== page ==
Cash App, PayPal, and Venmo are popular examples of mobile peer-to-peer payment apps.


To accept payment via these apps at your business, check to see if they allow for integration into your e-commerce site or if they can be accepted using terminals or mPoS systems.

How to accept mobile payments

Accepting mobile payments is relatively straightforward for new and existing businesses. 


If you’re starting a new business, check with prospective payment service providers about their mobile payment options. When you decide on a provider, you’ll need to create a merchant account and link your business bank account to start taking payments.


For existing businesses, if you’re happy with your current payment service provider, reach out to them to learn about their mobile payment options. If they don’t offer mobile payments, consider a secondary provider with those options. You’ll have to create an account with them, connect your other accounts, and integrate the new processor into your website or retail location.

Benefits of mobile payments

llustrated chart describing three benefits of accepting mobile payments including speed, security, and convenience with an illustration of a person holding their mobile phone over a terminal.

While there is an added expense to getting these services up and running, there are a lot of benefits of mobile payment systems for business owners and for customers. 

Security 

Mobile payments might actually be safer than other payment methods because they don’t provide card numbers and names to merchants. Because customers use their phones and other devices for more than making payments, they’re less likely to forget them at a store.

Speed

Mobile payments are getting faster and faster as mobile speeds and internet speeds increase. New NFC systems are faster than older models, saving customers time during checkout.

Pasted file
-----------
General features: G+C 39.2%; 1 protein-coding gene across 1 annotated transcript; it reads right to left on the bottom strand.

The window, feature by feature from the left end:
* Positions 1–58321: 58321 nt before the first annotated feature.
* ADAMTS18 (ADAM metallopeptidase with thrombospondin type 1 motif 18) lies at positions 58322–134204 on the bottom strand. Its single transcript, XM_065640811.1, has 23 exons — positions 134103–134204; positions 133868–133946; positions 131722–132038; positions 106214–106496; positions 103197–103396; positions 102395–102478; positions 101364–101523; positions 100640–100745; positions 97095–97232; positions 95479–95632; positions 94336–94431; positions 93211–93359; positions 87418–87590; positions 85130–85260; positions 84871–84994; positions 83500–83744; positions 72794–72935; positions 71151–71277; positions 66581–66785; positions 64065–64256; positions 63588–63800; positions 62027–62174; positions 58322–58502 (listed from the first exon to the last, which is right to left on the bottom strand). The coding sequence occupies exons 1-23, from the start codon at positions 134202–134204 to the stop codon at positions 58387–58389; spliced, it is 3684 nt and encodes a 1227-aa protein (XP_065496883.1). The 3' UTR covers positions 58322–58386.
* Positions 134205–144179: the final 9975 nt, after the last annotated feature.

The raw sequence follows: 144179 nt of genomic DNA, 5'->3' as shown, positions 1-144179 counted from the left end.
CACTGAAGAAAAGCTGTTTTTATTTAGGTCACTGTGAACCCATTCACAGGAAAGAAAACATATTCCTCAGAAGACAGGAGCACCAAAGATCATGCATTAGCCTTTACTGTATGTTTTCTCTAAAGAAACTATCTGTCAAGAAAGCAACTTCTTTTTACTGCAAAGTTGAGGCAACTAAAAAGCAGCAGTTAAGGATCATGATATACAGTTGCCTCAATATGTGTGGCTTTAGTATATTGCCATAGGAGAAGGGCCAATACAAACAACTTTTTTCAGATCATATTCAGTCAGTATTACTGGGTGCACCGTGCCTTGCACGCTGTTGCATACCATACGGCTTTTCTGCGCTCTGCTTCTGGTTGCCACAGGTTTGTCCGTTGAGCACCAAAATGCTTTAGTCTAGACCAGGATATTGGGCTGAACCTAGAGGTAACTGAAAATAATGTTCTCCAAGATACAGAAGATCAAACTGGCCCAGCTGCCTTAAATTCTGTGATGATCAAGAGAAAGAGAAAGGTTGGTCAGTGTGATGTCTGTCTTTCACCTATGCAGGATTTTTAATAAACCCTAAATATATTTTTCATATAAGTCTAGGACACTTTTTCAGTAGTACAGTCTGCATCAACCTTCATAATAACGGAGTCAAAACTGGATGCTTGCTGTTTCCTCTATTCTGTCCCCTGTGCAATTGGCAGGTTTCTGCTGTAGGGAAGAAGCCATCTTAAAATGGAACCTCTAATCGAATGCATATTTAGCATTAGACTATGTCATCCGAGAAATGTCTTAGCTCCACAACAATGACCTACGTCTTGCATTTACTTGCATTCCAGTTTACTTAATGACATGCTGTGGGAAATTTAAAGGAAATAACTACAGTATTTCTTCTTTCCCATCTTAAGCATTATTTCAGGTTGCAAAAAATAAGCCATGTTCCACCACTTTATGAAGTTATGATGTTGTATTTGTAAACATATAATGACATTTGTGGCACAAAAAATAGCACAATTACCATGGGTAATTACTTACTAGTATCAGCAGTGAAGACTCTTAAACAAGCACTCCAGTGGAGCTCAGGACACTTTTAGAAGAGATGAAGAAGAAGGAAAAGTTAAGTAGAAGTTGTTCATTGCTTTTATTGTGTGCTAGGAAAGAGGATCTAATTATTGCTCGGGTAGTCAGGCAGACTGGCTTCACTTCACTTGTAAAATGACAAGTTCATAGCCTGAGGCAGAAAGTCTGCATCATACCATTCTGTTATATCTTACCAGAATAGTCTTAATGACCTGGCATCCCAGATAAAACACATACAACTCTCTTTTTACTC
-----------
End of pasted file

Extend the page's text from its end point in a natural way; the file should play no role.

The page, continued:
If you have a small staff and/or a high volume of customers, processing payments as fast as possible can keep your customers (and your staff) happy. 

Convenience

Mobile payments are convenient for customers because they provide another way of paying. With a mobile system, a customer can make a purchase even if they’ve forgotten their physical card. 


Accepting mobile payments helps your business by removing another potential barrier to conversion.

Choose the best payment setup for your business

Each business is different, so when deciding which mobile payment setup is best for you the types, benefits, and costs involved. You have various options for accepting payments—consider the speed and security, but also ease of use for your customers. 


With QuickBooks Money, you can accept mobile payments from Apple Pay, PayPal, Venmo, credit card, and ACH transfers. You can manage many of your business’s financials directly from the app, and it integrates with other QuickBooks products for a streamlined system for managing your money.

Mobile payment FAQ

QuickBooks Money: QuickBooks Money is a standalone Intuit product that includes QuickBooks Payments, and currently does not connect with other QuickBooks products such as QuickBooks Online (and QuickBooks Checking), QuickBooks Self-Employed, or GoPayment. Intuit accounts are subject to eligibility criteria, credit, and application approval. Banking services provided by and QuickBooks Visa Debit Card are issued by Green Dot Bank, Member FDIC, pursuant to a license from Visa U.S.A. Inc. Visa is a registered trademark of Visa International Service Association. QuickBooks Money Deposit Account Agreement applies. Banking services and debit card opening are subject to identity verification and approval by Green Dot Bank. Money movement services, including Same Day Deposit, are provided by Intuit Payments Inc., licensed as a Money Transmitter by the New York State Department of Financial Services.


QuickBooks Card Reader: Data access subject to cellular/internet provider network availability and occasional downtime due to system and server maintenance. Product registration and QuickBooks Payments account required. Terms, conditions, and features subject to change.


Apple Pay: Apple Pay is a registered trademark of Apple Inc.


Google Pay: Google Pay is a trademark of Google LLC.